Pamela Bucy (2010) claims that “Cardio-Med’s payment amount exceeded that which Medicare would have paid the physicians for those services” (p. 40). Medicare paid the excess amount in order to bribe the physicians to send more referrals. So indirectly the patients became a part of this payment scam where payments were made more than what was actually required. This was a financial loss and it was definitely a breach of trust.

Summarize and give your analysis of the verdict of the case employing your own opinion. Do you agree with the verdict? Why or why not?

Answer: According to the court ruling, it was ruled that Medicare made the payments to the physicians in order to induce more referrals. The court also ruled that “If one purpose of the payment was to induce future referrals, the Medicare statute has been violated” (Bucy, 2010).

Stephen Pierce claims that “The Medicare and Medicaid health care programs were created in the mid-1960s in an attempt to ensure that all Americans would receive high quality health care despite their inability to pay” (Pierce, 1986). But what happened in this case was totally in contrast to what was intended. So, yes, I agree with the verdict of the court.

Conclusion: As per the ruling of the court, the payments made to the physicians were done in order to attract more clients to the medical facility. Moreover, the payments received from Medicare were diverted to the physicians; this was totally against the norms.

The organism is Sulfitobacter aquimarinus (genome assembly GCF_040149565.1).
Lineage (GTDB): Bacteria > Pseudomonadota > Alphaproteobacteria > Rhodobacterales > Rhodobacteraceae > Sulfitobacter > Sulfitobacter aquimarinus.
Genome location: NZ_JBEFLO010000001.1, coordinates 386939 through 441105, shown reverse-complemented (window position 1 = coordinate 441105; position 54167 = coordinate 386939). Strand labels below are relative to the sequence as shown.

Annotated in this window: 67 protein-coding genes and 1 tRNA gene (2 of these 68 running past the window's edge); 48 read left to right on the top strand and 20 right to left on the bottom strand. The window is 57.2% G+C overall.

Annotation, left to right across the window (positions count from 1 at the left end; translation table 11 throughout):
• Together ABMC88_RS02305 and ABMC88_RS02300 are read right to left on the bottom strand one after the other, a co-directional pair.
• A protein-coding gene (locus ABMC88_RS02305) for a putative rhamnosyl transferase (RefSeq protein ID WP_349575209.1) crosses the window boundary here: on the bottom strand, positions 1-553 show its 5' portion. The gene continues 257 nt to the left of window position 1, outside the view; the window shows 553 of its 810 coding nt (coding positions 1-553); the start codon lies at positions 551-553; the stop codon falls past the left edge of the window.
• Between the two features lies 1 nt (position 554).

The court ruled against Greber; Greber was found guilty. I am in favor of the judgment because it is not correct for someone to use, for profit, funds that are meant for other purposes. This case is an example of pure bribing in order to gain profits.

References

Bucy, P. (2010). Health care fraud: Enforcement and compliance. New York: Law Journal Press.

Main, K. (2012). What is the difference between criminal law and civil law? Web.

Pierce, S. (1986). Comment: United States v. Greber and its effect on the Medicare and Medicaid programs. Web.

Smith, B., & Southwell, T. (2012). Joint Ventures: A Primer. Web.

This Case Study on Moving Beyond Simple Conflict of Interest was written and submitted by user Giovani I. to help you with your own studies. You are free to use it for research and reference purposes in order to write your own paper; however, you must cite it accordingly.

Giovani I. studied at the University of Massachusetts Amherst, USA, with average GPA 3.17 out of 4.0.

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Reference

I., G. (2019, August 30). Moving Beyond Simple Conflict of Interest [Blog post]. Retrieved from https://ivypanda.com/essays/moving-beyond-simple-conflict-of-interest/

Work Cited

I., Giovani. "Moving Beyond Simple Conflict of Interest." IvyPanda, 30 Aug. 2019, ivypanda.com/essays/moving-beyond-simple-conflict-of-interest/.

1. Giovani I. "Moving Beyond Simple Conflict of Interest." IvyPanda (blog), August 30, 2019. https://ivypanda.com/essays/moving-beyond-simple-conflict-of-interest/.


Bibliography


I., Giovani. "Moving Beyond Simple Conflict of Interest." IvyPanda (blog), August 30, 2019. https://ivypanda.com/essays/moving-beyond-simple-conflict-of-interest/.

References

I., Giovani. 2019. "Moving Beyond Simple Conflict of Interest." IvyPanda (blog), August 30, 2019. https://ivypanda.com/essays/moving-beyond-simple-conflict-of-interest/.

References

I., G. (2019) 'Moving Beyond Simple Conflict of Interest'. IvyPanda, 30 August.